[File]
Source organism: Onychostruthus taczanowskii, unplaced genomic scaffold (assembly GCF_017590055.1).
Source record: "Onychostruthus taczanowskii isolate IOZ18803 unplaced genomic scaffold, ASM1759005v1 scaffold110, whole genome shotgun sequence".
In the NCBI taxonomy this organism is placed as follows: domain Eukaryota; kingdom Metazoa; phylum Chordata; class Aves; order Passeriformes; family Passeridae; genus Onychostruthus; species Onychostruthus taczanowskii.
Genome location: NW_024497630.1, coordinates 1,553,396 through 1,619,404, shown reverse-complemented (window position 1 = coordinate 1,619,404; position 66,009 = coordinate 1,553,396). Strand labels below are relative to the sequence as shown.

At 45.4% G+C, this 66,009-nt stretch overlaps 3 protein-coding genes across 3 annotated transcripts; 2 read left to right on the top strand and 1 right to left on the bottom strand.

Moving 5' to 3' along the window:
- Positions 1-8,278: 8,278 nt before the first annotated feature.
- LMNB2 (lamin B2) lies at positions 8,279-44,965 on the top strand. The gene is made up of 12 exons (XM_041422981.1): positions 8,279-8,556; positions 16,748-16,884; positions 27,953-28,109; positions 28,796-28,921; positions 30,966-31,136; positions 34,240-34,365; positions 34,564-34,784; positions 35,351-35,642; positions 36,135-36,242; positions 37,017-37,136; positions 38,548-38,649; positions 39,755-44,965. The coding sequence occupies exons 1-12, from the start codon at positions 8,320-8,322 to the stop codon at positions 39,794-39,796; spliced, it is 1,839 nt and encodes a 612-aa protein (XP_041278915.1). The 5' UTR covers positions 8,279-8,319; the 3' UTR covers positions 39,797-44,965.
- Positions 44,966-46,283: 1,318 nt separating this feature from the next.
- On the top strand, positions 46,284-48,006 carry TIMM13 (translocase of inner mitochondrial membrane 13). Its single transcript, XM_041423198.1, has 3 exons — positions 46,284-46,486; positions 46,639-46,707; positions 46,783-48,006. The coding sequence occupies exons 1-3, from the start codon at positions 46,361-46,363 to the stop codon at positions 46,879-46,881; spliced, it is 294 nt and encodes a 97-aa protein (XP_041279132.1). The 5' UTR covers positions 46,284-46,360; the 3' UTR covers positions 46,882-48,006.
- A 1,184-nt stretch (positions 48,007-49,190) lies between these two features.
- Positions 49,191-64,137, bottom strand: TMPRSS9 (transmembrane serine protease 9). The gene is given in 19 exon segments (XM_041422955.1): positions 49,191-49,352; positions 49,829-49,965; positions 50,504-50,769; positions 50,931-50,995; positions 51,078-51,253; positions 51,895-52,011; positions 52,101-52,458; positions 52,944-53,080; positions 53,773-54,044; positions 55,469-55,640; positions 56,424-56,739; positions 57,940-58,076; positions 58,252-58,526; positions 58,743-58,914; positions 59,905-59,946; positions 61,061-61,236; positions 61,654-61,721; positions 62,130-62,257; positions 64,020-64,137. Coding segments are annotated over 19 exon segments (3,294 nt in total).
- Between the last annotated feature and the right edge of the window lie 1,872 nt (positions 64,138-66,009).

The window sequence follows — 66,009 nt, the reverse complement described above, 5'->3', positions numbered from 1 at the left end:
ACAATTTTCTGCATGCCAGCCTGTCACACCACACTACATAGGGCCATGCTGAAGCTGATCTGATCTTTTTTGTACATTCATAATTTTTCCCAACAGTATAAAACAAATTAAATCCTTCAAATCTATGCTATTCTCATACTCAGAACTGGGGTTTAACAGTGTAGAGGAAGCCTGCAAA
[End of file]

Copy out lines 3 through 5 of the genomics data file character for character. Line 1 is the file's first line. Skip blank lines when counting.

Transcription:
In the NCBI taxonomy this organism is placed as follows: domain Eukaryota; kingdom Metazoa; phylum Chordata; class Aves; order Passeriformes; family Passeridae; genus Onychostruthus; species Onychostruthus taczanowskii.
Genome location: NW_024497630.1, coordinates 1,553,396 through 1,619,404, shown reverse-complemented (window position 1 = coordinate 1,619,404; position 66,009 = coordinate 1,553,396). Strand labels below are relative to the sequence as shown.

At 45.4% G+C, this 66,009-nt stretch overlaps 3 protein-coding genes across 3 annotated transcripts; 2 read left to right on the top strand and 1 right to left on the bottom strand.